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6. Create RPMs of Your Fonts

Do not just throw .ttf files someplace on your system. It makes migrations more difficult, and makes a big mess in your computer. Package management software like RPM lets you easily install your fonts in an organized standard way, manage font upgrades, and make massive font distribution a piece of cake.

Here we'll provide templates and instructions for you to easily build RPM packages of your fonts. We'll accept contributions with instructions to build different types of packages.

6.1. Step 1: Prepare Your Environment to Build The Package

To build RPMs, you need a special structure of directories and some configurations on your environment. You should do everything as a regular user, in all steps. In fact, we recommend that you do not do this as root.

To create this directories, do this:


bash$ cd ~
bash$ mkdir -p src/rpm
bash$ cd src/rpm
bash$ cp -r /usr/src/redhat/* .
bash$ ls
BUILD/  RPMS/  SOURCES/  SPECS/  SRPMS/
bash$ 
                        

(the "~" is an alias to the current user's home directory name, and the command line knows it should interpret it this way)

Of course this is on a Red Hat system, but the important point is to have the following directories under src/rpm:

  • BUILD/

  • RPMS/noarch/

  • SRPMS/

Then, you'll have to create the .rpmmacros file in you home directory, with this single line content:


%_topdir        YOUR_HOME_DIR_HERE/src/rpm
                        

And you should substitute YOUR_HOME_DIR_HERE with the absolute name of your $HOME directory. So as an example, my .rpmmacros file contains this line:


%_topdir        /home/aviram/src/rpm
                        

6.2. Step 2: Prepare the Fonts Files to Package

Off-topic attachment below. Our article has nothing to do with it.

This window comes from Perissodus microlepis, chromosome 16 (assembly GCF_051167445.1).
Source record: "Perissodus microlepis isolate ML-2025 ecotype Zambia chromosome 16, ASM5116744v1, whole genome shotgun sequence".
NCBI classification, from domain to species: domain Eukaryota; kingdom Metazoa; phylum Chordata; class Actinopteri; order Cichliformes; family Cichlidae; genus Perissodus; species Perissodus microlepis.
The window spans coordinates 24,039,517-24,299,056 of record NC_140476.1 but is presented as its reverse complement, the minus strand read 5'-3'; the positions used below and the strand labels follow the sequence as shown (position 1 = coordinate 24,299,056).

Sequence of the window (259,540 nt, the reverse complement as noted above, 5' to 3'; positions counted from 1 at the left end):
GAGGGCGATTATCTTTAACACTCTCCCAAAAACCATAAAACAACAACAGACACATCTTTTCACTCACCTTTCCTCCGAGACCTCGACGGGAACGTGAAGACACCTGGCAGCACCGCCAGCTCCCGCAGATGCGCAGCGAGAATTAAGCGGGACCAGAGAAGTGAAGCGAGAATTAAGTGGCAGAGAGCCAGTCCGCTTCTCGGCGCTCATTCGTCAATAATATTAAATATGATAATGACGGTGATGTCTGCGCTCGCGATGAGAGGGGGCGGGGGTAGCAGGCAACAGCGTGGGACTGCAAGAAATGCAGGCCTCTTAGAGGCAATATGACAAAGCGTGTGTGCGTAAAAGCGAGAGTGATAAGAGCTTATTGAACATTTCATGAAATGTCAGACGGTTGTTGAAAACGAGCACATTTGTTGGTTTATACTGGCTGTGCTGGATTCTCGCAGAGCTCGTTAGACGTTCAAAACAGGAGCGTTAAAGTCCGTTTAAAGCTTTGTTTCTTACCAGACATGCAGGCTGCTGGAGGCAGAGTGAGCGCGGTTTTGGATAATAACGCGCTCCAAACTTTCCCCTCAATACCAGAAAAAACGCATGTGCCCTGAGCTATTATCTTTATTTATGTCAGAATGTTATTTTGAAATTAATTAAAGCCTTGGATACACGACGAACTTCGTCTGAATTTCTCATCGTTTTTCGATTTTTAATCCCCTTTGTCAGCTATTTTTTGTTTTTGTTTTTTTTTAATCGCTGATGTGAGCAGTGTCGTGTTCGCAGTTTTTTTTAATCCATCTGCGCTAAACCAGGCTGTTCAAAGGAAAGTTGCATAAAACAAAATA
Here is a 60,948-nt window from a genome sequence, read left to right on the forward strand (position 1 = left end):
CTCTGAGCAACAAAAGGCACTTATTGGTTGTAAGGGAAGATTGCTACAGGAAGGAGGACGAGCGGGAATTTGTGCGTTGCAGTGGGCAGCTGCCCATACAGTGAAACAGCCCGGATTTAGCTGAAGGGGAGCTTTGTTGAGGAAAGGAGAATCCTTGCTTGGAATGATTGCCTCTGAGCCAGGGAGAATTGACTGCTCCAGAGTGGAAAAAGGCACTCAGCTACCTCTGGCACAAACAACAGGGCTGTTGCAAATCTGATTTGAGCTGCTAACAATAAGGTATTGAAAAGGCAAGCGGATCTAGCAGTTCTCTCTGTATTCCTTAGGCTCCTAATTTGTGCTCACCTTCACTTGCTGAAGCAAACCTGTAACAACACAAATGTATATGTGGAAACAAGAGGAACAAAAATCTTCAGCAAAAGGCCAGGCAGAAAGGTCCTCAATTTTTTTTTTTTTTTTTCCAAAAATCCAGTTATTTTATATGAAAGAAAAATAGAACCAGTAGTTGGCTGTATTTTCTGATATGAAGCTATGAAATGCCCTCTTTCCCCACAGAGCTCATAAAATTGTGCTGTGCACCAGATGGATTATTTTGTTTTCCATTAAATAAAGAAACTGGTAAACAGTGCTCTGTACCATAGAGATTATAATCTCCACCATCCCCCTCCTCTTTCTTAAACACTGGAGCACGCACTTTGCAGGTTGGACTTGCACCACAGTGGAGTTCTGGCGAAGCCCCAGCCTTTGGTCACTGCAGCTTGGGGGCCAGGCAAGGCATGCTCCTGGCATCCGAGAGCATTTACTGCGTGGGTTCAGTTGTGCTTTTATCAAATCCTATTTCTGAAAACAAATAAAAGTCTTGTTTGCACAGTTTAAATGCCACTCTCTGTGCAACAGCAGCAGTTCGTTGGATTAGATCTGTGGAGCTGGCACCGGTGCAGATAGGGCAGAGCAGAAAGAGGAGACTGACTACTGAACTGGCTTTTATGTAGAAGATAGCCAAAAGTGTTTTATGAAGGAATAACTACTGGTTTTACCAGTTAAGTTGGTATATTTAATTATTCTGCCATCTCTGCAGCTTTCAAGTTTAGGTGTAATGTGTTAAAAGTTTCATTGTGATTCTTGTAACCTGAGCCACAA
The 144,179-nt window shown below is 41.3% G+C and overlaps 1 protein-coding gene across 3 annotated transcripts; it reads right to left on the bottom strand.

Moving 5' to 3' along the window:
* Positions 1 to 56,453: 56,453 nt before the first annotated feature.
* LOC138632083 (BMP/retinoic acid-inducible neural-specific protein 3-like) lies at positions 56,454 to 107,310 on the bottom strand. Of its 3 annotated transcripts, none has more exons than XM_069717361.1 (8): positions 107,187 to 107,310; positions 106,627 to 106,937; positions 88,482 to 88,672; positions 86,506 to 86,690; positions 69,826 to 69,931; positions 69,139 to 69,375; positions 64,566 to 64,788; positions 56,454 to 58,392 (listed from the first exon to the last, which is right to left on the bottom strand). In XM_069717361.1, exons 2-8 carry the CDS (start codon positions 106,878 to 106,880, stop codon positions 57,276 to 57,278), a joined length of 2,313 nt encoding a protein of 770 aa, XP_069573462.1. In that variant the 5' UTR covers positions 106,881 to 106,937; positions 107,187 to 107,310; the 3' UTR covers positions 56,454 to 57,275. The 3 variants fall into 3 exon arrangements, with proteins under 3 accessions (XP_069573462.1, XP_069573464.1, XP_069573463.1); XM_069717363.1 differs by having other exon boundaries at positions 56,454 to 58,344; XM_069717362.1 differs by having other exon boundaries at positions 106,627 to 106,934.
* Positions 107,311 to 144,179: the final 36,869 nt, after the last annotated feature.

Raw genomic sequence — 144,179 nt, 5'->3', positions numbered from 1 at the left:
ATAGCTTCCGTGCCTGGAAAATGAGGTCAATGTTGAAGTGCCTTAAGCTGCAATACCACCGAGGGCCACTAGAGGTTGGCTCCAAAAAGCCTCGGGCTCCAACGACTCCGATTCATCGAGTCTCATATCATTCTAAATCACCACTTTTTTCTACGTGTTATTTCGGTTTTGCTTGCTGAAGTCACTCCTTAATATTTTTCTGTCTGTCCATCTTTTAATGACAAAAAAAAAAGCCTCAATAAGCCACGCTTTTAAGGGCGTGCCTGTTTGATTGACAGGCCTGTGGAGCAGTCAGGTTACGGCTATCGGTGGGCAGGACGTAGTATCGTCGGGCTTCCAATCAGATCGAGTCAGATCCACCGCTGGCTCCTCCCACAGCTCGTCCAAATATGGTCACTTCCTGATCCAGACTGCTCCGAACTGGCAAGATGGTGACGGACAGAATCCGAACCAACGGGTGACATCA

Now you must think about a name for your font collection. To make things easy in this documentation, we'll use the name myfonts from now on. Then you must create a directory named ~/src/myfonts/myfonts (yes, myfonts two times) and put all your .ttf files right under it. So you'll have something like:


bash$ cd ~/src
bash$ find myfonts/myfonts/

myfonts/myfonts/
myfonts/myfonts/font1.ttf
myfonts/myfonts/font2.ttf
myfonts/myfonts/font3.ttf
...

                        

6.3. Step 3: Create a .spec File With This Template

To build an RPM package you'll have to create a .spec file that provides instructions to the package builder on how to organize the files, package description, author, copyright, etc. We provide a template here that you can use to start your work. The template looks like this:

Example 1. The .spec file template


Name: myfonts     (1)
Summary: Collection of My Funny Fonts   (2)
Version: 1.1   (3)
Release: 1
License: GPL    (4)
Group: User Interface/X
Source: %{name}.tar.gz
BuildRoot: %{_tmppath}/build-root-%{name}
BuildArch: noarch
Requires: freetype
Packager: Avi Alkalay <avi unix sh>    (5)
Prefix: /usr/share/fonts